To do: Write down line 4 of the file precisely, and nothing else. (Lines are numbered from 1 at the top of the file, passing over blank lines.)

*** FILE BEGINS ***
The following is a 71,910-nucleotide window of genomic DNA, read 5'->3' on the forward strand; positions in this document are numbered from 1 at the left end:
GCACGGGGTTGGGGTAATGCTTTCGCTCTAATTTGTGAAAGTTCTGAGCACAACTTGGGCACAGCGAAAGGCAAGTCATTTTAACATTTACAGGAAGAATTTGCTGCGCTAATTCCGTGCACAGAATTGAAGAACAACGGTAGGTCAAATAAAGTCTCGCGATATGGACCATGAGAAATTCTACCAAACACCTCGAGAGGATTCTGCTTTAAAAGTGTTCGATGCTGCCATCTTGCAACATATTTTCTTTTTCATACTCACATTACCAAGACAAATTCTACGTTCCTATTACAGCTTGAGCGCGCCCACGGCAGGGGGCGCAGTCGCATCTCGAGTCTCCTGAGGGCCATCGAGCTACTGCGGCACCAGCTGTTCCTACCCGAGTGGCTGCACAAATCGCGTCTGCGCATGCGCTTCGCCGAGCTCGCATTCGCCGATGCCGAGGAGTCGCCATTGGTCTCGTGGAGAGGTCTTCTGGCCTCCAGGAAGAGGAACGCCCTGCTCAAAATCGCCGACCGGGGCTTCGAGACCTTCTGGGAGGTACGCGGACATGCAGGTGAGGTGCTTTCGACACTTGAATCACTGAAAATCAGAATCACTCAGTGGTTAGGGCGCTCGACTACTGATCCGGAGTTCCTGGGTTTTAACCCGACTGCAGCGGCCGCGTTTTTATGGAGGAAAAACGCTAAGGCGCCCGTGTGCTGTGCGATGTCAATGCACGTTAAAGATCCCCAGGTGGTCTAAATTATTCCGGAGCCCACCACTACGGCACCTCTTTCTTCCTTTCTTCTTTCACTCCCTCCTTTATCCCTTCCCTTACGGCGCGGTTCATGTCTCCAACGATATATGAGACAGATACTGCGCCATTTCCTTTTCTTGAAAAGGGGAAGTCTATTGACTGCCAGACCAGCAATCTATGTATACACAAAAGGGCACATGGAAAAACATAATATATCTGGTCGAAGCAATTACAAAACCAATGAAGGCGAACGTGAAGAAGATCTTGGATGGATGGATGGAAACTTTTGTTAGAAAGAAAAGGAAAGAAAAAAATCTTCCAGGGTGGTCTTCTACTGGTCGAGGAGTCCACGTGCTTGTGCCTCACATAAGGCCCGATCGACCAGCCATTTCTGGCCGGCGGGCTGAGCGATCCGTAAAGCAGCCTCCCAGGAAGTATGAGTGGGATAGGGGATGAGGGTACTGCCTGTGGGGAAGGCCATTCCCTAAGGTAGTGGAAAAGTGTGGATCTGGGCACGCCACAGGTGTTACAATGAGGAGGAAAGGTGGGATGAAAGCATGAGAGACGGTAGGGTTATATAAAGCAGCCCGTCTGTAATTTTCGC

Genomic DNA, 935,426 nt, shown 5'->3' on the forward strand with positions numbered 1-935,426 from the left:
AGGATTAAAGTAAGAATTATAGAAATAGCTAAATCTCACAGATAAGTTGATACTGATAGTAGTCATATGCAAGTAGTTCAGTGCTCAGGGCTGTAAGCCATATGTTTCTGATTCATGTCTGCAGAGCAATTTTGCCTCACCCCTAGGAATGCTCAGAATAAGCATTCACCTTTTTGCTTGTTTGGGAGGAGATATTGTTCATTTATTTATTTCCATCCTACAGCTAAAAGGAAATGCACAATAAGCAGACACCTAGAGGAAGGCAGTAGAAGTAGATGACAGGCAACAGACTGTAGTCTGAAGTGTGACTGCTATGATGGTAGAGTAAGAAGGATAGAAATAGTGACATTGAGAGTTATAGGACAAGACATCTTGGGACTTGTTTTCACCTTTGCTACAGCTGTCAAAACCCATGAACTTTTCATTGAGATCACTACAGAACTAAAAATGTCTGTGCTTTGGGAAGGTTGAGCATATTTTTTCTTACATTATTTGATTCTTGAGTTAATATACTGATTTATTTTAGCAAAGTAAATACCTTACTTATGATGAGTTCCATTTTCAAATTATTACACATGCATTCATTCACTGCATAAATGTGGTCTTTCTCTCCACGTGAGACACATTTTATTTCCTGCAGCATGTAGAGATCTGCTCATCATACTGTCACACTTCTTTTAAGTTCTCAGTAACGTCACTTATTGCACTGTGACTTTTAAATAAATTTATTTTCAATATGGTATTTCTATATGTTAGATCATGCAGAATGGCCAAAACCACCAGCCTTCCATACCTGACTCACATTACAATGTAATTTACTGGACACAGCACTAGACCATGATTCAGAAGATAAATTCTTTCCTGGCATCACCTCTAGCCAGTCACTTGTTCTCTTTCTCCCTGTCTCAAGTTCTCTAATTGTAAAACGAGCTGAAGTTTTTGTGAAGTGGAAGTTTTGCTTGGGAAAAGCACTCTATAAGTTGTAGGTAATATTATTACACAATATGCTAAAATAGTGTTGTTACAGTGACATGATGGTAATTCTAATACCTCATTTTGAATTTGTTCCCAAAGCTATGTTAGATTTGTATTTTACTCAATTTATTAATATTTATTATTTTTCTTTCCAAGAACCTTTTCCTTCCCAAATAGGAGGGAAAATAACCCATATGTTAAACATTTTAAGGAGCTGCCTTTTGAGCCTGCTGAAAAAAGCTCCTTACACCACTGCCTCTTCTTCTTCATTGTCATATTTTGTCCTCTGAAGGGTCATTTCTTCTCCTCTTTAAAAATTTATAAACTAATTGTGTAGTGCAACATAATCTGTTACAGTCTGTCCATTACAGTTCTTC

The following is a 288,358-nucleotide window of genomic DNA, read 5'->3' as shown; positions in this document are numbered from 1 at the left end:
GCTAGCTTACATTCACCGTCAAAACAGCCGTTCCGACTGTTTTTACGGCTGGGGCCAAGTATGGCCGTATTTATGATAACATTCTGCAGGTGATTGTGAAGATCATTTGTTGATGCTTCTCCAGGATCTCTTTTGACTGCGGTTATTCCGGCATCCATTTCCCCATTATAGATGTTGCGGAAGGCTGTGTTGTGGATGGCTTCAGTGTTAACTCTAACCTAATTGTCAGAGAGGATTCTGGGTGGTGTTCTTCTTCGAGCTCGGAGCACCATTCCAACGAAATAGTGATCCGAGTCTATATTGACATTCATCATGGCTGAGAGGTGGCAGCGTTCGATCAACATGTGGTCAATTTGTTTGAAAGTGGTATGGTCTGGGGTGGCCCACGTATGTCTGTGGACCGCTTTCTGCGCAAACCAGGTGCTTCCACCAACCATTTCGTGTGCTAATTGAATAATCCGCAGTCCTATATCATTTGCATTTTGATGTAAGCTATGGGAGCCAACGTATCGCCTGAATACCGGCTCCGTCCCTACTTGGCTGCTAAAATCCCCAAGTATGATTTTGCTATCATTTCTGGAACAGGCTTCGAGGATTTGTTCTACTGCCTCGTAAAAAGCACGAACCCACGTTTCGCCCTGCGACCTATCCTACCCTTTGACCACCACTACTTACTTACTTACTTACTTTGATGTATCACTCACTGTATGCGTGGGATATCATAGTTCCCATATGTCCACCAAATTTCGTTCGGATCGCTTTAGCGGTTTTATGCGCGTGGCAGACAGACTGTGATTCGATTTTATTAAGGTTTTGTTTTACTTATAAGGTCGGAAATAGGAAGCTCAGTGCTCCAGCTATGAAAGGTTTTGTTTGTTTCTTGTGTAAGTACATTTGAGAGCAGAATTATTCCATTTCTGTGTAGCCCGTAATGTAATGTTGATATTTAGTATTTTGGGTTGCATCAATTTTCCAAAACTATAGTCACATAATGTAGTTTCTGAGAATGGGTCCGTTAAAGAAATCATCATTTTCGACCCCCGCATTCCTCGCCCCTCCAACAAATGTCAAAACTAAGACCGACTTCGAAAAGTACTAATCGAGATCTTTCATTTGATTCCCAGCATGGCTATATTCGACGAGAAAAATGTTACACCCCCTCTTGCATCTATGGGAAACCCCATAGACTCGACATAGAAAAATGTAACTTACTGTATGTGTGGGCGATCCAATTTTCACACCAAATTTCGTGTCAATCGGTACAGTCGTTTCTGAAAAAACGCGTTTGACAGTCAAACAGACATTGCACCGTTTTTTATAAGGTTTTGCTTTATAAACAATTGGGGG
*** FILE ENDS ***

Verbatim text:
AGGATTAAAGTAAGAATTATAGAAATAGCTAAATCTCACAGATAAGTTGATACTGATAGTAGTCATATGCAAGTAGTTCAGTGCTCAGGGCTGTAAGCCATATGTTTCTGATTCATGTCTGCAGAGCAATTTTGCCTCACCCCTAGGAATGCTCAGAATAAGCATTCACCTTTTTGCTTGTTTGGGAGGAGATATTGTTCATTTATTTATTTCCATCCTACAGCTAAAAGGAAATGCACAATAAGCAGACACCTAGAGGAAGGCAGTAGAAGTAGATGACAGGCAACAGACTGTAGTCTGAAGTGTGACTGCTATGATGGTAGAGTAAGAAGGATAGAAATAGTGACATTGAGAGTTATAGGACAAGACATCTTGGGACTTGTTTTCACCTTTGCTACAGCTGTCAAAACCCATGAACTTTTCATTGAGATCACTACAGAACTAAAAATGTCTGTGCTTTGGGAAGGTTGAGCATATTTTTTCTTACATTATTTGATTCTTGAGTTAATATACTGATTTATTTTAGCAAAGTAAATACCTTACTTATGATGAGTTCCATTTTCAAATTATTACACATGCATTCATTCACTGCATAAATGTGGTCTTTCTCTCCACGTGAGACACATTTTATTTCCTGCAGCATGTAGAGATCTGCTCATCATACTGTCACACTTCTTTTAAGTTCTCAGTAACGTCACTTATTGCACTGTGACTTTTAAATAAATTTATTTTCAATATGGTATTTCTATATGTTAGATCATGCAGAATGGCCAAAACCACCAGCCTTCCATACCTGACTCACATTACAATGTAATTTACTGGACACAGCACTAGACCATGATTCAGAAGATAAATTCTTTCCTGGCATCACCTCTAGCCAGTCACTTGTTCTCTTTCTCCCTGTCTCAAGTTCTCTAATTGTAAAACGAGCTGAAGTTTTTGTGAAGTGGAAGTTTTGCTTGGGAAAAGCACTCTATAAGTTGTAGGTAATATTATTACACAATATGCTAAAATAGTGTTGTTACAGTGACATGATGGTAATTCTAATACCTCATTTTGAATTTGTTCCCAAAGCTATGTTAGATTTGTATTTTACTCAATTTATTAATATTTATTATTTTTCTTTCCAAGAACCTTTTCCTTCCCAAATAGGAGGGAAAATAACCCATATGTTAAACATTTTAAGGAGCTGCCTTTTGAGCCTGCTGAAAAAAGCTCCTTACACCACTGCCTCTTCTTCTTCATTGTCATATTTTGTCCTCTGAAGGGTCATTTCTTCTCCTCTTTAAAAATTTATAAACTAATTGTGTAGTGCAACATAATCTGTTACAGTCTGTCCATTACAGTTCTTC